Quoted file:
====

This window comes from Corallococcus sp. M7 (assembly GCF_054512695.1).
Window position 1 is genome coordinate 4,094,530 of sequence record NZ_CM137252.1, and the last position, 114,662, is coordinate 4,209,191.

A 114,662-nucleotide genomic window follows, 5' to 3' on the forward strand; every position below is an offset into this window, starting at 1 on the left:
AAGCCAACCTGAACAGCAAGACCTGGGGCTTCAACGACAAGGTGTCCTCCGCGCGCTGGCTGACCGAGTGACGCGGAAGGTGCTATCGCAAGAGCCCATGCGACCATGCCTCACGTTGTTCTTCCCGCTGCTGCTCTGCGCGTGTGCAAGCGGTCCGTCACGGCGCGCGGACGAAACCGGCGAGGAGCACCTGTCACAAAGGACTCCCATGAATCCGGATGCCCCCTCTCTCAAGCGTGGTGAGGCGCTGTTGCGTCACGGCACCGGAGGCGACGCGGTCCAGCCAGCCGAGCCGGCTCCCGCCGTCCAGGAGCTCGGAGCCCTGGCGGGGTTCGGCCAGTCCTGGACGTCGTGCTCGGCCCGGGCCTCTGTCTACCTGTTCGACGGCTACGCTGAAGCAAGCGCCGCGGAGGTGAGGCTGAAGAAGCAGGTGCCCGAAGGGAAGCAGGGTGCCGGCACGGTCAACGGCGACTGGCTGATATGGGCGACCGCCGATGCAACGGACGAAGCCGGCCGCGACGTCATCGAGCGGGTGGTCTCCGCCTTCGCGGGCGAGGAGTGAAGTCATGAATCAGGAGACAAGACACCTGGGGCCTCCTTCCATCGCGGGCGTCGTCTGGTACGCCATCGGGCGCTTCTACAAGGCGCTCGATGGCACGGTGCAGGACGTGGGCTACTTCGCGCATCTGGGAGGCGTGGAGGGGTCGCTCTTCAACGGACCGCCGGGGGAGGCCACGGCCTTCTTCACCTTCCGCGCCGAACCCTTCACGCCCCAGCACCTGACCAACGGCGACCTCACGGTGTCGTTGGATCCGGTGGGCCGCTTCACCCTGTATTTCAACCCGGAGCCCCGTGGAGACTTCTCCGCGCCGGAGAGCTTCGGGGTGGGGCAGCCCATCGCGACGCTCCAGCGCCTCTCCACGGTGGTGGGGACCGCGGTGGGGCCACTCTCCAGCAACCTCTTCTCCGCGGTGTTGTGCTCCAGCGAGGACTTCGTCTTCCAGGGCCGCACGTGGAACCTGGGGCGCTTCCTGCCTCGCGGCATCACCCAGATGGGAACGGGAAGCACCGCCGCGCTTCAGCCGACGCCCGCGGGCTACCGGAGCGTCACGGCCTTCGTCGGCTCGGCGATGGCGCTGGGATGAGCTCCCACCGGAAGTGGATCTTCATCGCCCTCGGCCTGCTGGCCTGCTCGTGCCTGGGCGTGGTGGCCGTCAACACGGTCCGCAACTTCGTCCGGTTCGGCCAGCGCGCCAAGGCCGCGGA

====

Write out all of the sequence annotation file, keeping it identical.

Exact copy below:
This window comes from Corallococcus sp. M7 (assembly GCF_054512695.1).
Window position 1 is genome coordinate 4,094,530 of sequence record NZ_CM137252.1, and the last position, 114,662, is coordinate 4,209,191.

A 114,662-nucleotide genomic window follows, 5' to 3' on the forward strand; every position below is an offset into this window, starting at 1 on the left:
AAGCCAACCTGAACAGCAAGACCTGGGGCTTCAACGACAAGGTGTCCTCCGCGCGCTGGCTGACCGAGTGACGCGGAAGGTGCTATCGCAAGAGCCCATGCGACCATGCCTCACGTTGTTCTTCCCGCTGCTGCTCTGCGCGTGTGCAAGCGGTCCGTCACGGCGCGCGGACGAAACCGGCGAGGAGCACCTGTCACAAAGGACTCCCATGAATCCGGATGCCCCCTCTCTCAAGCGTGGTGAGGCGCTGTTGCGTCACGGCACCGGAGGCGACGCGGTCCAGCCAGCCGAGCCGGCTCCCGCCGTCCAGGAGCTCGGAGCCCTGGCGGGGTTCGGCCAGTCCTGGACGTCGTGCTCGGCCCGGGCCTCTGTCTACCTGTTCGACGGCTACGCTGAAGCAAGCGCCGCGGAGGTGAGGCTGAAGAAGCAGGTGCCCGAAGGGAAGCAGGGTGCCGGCACGGTCAACGGCGACTGGCTGATATGGGCGACCGCCGATGCAACGGACGAAGCCGGCCGCGACGTCATCGAGCGGGTGGTCTCCGCCTTCGCGGGCGAGGAGTGAAGTCATGAATCAGGAGACAAGACACCTGGGGCCTCCTTCCATCGCGGGCGTCGTCTGGTACGCCATCGGGCGCTTCTACAAGGCGCTCGATGGCACGGTGCAGGACGTGGGCTACTTCGCGCATCTGGGAGGCGTGGAGGGGTCGCTCTTCAACGGACCGCCGGGGGAGGCCACGGCCTTCTTCACCTTCCGCGCCGAACCCTTCACGCCCCAGCACCTGACCAACGGCGACCTCACGGTGTCGTTGGATCCGGTGGGCCGCTTCACCCTGTATTTCAACCCGGAGCCCCGTGGAGACTTCTCCGCGCCGGAGAGCTTCGGGGTGGGGCAGCCCATCGCGACGCTCCAGCGCCTCTCCACGGTGGTGGGGACCGCGGTGGGGCCACTCTCCAGCAACCTCTTCTCCGCGGTGTTGTGCTCCAGCGAGGACTTCGTCTTCCAGGGCCGCACGTGGAACCTGGGGCGCTTCCTGCCTCGCGGCATCACCCAGATGGGAACGGGAAGCACCGCCGCGCTTCAGCCGACGCCCGCGGGCTACCGGAGCGTCACGGCCTTCGTCGGCTCGGCGATGGCGCTGGGATGAGCTCCCACCGGAAGTGGATCTTCATCGCCCTCGGCCTGCTGGCCTGCTCGTGCCTGGGCGTGGTGGCCGTCAACACGGTCCGCAACTTCGTCCGGTTCGGCCAGCGCGCCAAGGCCGCGGA